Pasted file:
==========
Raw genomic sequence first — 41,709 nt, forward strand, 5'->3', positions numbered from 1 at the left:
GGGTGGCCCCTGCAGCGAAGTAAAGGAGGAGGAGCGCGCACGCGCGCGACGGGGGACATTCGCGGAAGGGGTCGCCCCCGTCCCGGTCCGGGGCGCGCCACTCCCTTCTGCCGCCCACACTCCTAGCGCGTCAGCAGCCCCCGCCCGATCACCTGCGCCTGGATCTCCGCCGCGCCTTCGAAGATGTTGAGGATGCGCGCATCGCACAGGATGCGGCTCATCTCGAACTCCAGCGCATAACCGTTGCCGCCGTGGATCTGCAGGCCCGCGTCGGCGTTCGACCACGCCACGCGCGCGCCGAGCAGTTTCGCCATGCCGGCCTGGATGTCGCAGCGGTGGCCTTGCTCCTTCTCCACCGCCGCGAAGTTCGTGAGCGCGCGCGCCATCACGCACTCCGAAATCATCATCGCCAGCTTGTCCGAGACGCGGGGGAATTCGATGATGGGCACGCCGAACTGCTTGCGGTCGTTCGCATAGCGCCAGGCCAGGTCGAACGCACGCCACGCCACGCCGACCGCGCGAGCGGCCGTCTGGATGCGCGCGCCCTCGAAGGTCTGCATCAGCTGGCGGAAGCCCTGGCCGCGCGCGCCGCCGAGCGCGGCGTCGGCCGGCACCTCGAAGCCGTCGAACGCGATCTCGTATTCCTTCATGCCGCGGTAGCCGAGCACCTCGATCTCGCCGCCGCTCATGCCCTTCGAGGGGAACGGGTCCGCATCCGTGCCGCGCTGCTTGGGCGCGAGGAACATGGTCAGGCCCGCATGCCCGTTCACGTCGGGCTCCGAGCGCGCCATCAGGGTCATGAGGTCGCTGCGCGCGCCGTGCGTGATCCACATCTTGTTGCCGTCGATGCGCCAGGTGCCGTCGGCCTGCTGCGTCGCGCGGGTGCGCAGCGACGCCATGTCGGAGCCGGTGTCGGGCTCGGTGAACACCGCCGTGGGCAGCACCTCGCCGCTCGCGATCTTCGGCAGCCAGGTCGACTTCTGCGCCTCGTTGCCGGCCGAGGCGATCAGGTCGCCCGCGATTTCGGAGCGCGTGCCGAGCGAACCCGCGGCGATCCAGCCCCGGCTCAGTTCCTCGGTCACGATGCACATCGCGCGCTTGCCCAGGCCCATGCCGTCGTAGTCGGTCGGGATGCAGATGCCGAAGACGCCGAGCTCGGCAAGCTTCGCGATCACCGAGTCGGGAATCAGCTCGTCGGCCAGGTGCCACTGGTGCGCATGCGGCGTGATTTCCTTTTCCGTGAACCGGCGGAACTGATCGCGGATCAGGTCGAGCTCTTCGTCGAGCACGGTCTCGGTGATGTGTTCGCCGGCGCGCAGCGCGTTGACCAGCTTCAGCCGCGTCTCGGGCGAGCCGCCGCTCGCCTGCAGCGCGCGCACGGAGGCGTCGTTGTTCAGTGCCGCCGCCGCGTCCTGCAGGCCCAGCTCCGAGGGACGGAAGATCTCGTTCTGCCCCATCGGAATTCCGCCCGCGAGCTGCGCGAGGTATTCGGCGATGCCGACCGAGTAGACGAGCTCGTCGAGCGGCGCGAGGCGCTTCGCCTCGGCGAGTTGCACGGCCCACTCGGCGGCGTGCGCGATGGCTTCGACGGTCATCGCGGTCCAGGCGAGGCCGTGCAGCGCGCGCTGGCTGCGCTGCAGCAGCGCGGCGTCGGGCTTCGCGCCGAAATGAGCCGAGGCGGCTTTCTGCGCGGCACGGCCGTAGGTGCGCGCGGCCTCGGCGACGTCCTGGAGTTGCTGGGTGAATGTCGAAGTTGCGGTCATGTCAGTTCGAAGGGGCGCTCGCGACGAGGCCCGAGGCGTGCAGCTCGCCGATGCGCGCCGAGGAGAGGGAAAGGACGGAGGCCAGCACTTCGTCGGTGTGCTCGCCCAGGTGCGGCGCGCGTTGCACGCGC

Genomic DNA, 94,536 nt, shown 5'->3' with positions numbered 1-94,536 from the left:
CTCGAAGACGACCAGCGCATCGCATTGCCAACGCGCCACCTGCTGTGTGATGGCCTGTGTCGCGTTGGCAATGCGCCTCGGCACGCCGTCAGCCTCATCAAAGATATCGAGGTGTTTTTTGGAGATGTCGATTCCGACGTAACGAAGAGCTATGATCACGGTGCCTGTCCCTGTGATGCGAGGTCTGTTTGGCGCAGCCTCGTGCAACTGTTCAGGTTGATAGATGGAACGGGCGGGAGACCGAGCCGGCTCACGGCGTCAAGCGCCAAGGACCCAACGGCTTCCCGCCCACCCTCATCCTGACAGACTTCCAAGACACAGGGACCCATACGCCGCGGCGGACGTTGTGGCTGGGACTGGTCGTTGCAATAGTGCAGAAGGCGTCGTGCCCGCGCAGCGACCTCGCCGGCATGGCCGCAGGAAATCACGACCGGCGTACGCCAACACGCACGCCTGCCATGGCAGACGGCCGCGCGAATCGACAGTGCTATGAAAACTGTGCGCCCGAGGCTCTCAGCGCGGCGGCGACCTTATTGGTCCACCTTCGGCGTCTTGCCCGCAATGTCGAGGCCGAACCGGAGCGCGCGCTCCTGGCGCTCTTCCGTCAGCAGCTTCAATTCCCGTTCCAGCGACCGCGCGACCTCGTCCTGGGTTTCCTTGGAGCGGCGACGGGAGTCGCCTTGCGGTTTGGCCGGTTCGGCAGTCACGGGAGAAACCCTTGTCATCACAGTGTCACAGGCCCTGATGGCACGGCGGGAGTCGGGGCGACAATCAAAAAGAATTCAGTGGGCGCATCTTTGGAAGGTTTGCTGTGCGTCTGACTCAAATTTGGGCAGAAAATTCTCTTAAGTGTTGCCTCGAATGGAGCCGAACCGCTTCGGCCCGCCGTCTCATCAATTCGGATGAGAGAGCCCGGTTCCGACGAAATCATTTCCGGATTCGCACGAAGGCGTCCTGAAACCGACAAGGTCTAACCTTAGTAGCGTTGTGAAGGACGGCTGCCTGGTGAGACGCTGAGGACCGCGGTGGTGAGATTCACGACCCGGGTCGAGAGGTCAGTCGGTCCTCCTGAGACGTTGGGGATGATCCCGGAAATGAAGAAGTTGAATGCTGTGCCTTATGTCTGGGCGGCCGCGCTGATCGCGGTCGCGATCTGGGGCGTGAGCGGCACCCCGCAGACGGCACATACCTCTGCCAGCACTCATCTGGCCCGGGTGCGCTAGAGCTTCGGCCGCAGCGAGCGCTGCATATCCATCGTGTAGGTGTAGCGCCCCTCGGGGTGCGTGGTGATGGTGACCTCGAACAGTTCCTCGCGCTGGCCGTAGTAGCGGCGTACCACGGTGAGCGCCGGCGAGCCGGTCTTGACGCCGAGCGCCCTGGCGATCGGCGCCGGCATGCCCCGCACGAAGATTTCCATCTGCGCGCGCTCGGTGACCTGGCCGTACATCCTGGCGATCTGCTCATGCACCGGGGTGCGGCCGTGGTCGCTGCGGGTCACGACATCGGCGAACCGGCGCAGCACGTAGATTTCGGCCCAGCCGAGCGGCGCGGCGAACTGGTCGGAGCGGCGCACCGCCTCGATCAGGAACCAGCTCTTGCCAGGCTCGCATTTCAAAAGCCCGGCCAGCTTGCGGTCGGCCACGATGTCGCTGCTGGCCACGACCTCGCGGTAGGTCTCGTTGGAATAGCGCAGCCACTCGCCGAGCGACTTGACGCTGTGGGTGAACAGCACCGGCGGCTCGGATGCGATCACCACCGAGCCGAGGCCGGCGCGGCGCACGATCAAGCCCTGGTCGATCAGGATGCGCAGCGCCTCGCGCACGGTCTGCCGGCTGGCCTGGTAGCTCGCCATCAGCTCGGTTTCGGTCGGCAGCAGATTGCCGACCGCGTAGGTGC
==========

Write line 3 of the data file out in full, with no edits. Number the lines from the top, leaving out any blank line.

Genomic DNA, 94,536 nt, shown 5'->3' with positions numbered 1-94,536 from the left: